The methods that are used for phonetic syllable indexing can be used with other techniques of splitting of words into smaller units, for example, morphemes in Slavic languages.
Referring now to
The searching device 116 (same as in
The search system 116 may also use an automatic boundary marking system that is applied to a query 118. This is used to split the user input into words. Recall that in some languages characters are not separated into words with spaces. This allows searching via words (not only via syllables). Found portions of audio (e.g., that correspond to syllables or words) are played in via unit 126 to the user so that he can decide which portion of audio is needed.
As mentioned, the syllables can point to other hierarchical levels of data (e.g., as described in block 214 of
Audio data can be represented with cepstra (i.e., an efficient compressed form of representation of audio). The cepstra can be converted to audio data that can be played to a user. The quality of the audio data obtained from cepstra can be relatively low but may be suitable in some applications, e.g., just to represent a content of the stored phrase. Since cepstra requires less storage capacity than full audio, the search and play back can be performed faster. This cepstra can point to full quality audio that can be used if the user needs a high quality output. Such an interface is further described in the above-incorporated U.S. patent application identified by Ser. No. 09/108,544, entitled “Audio/video Archive and Method for Automatic Indexing and Searching.”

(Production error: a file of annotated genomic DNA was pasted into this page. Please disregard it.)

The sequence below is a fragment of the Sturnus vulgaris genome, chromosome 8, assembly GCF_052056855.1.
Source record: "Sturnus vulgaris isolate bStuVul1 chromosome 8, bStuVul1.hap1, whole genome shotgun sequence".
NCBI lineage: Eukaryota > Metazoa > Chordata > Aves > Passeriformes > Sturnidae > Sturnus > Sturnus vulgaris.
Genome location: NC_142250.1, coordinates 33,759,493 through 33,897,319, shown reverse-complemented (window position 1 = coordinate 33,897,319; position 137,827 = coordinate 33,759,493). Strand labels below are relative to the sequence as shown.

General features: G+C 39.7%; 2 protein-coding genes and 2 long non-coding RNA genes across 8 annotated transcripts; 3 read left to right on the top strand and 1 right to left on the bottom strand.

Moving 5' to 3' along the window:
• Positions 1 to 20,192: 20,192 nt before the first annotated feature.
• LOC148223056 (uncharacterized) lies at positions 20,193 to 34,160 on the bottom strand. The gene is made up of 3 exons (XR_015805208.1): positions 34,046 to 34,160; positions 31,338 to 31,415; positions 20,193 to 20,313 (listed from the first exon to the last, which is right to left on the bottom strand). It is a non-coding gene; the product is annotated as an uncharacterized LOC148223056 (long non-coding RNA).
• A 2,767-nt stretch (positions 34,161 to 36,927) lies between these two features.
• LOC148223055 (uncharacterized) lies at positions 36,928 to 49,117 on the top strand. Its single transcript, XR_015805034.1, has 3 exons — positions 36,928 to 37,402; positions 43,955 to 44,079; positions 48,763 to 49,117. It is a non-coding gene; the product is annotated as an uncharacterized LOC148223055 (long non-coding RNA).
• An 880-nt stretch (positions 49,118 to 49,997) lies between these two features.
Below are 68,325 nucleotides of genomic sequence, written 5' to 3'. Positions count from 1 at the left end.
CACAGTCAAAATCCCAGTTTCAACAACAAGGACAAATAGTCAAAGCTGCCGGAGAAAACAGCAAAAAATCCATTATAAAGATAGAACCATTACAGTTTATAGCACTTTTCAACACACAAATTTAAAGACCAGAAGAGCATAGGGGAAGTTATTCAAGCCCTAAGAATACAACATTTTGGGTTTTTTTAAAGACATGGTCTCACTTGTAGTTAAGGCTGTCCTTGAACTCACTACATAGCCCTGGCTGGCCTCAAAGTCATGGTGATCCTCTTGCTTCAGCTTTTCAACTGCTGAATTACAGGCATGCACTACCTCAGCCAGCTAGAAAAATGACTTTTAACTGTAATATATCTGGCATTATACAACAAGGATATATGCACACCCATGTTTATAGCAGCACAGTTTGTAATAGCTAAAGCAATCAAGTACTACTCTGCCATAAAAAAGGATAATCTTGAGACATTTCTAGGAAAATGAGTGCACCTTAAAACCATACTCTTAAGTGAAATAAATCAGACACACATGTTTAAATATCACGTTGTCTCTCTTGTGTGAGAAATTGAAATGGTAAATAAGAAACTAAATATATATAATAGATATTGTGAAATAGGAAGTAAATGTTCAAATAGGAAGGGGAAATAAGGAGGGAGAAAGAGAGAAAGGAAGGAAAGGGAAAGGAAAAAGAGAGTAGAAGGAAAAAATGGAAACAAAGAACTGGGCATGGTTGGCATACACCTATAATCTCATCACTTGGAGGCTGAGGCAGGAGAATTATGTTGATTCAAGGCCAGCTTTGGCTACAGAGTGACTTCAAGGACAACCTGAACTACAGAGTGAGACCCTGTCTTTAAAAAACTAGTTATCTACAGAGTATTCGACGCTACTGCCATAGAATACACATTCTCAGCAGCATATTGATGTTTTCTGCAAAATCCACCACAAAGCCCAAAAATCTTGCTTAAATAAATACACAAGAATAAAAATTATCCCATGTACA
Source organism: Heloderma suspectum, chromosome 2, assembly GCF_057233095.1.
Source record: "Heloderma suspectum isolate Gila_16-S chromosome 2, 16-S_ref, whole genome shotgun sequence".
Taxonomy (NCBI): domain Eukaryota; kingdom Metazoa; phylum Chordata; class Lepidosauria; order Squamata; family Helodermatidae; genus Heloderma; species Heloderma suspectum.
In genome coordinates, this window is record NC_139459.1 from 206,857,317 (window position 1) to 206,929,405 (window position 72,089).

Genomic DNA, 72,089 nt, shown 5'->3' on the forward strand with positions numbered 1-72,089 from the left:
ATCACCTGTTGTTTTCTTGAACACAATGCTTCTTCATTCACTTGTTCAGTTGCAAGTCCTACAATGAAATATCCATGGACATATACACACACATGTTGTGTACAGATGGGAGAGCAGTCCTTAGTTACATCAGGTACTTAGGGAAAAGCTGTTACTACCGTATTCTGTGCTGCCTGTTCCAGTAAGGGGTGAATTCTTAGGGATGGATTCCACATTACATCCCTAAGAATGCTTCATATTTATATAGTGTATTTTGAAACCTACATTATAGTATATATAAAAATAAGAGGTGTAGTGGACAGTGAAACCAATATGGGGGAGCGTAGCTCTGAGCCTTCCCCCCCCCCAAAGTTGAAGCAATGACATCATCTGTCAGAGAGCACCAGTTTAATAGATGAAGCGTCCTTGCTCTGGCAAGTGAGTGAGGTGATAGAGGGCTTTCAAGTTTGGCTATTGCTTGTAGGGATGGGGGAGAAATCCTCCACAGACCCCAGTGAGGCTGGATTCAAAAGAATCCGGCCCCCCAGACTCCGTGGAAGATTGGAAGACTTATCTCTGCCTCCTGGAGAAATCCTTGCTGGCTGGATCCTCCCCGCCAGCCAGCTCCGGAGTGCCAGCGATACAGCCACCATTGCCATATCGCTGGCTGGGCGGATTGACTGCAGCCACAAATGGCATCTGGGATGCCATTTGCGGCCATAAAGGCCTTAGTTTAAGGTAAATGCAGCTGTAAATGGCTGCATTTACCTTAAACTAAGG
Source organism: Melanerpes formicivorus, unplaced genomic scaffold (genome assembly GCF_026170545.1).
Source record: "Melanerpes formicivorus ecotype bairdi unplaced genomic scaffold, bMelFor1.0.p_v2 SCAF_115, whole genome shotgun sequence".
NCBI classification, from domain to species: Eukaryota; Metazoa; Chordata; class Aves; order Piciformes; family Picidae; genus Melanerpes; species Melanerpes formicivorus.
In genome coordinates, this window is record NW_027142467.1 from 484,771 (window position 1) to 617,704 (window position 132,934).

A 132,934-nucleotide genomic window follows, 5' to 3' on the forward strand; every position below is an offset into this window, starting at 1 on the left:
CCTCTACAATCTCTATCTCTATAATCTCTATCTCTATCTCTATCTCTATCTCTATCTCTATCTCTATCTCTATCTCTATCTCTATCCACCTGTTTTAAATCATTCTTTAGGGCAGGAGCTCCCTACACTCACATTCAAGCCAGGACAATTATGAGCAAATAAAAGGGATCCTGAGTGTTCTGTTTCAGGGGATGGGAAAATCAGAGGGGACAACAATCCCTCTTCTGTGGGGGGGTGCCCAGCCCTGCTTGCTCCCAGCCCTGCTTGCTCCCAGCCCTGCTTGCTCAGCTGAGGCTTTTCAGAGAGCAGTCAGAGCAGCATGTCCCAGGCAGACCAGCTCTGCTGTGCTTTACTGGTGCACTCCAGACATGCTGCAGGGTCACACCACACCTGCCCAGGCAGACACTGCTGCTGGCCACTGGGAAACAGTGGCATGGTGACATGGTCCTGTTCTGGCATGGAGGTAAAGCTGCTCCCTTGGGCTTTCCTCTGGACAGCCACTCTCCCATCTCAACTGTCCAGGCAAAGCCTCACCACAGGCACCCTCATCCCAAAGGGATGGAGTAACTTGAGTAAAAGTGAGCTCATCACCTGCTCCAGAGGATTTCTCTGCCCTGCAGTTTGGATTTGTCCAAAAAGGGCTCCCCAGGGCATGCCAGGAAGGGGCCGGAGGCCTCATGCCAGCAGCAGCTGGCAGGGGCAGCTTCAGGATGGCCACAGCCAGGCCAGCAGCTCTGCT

In another embodiment, a textual output can also be represented as stenographer transcriptions (i.e., rather than a decoder output). Stenography is similar to a decoder, but textual data is produced by a stenographer and can be more accurate than a decoder output. This stenographer output can be presented to the user 124 via unit 126, if this stenographer output is available. Therefore, a user can point to different places in the stenographer output and they will be played back as audio that is aligned to the stenographer data.
Referring now to
Referring now to
Referring now to
Although illustrative embodiments of the present invention have been described herein with reference to the accompanying drawings, it is to be understood that the invention is not limited to those precise embodiments, and that various other changes and modifications may be made by one skilled in the art without departing from the scope or spirit of the invention.
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|U.S. Classification||704/9, 707/E17.103, 704/1, 704/E15.024, 704/251, 704/231, 704/10|
|International Classification||G06F17/27, G10L15/08, G10L15/00, G10L15/18, G06F17/30|
|Cooperative Classification||G10L15/1815, G06F17/30746|
|European Classification||G06F17/30U1T, G10L15/18S|
|Jan 3, 2000||AS||Assignment|
Owner name: INTERNATIONAL BUSINESS MACHINES CORPORATION, NEW Y
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Owner name: NUANCE COMMUNICATIONS, INC., MASSACHUSETTS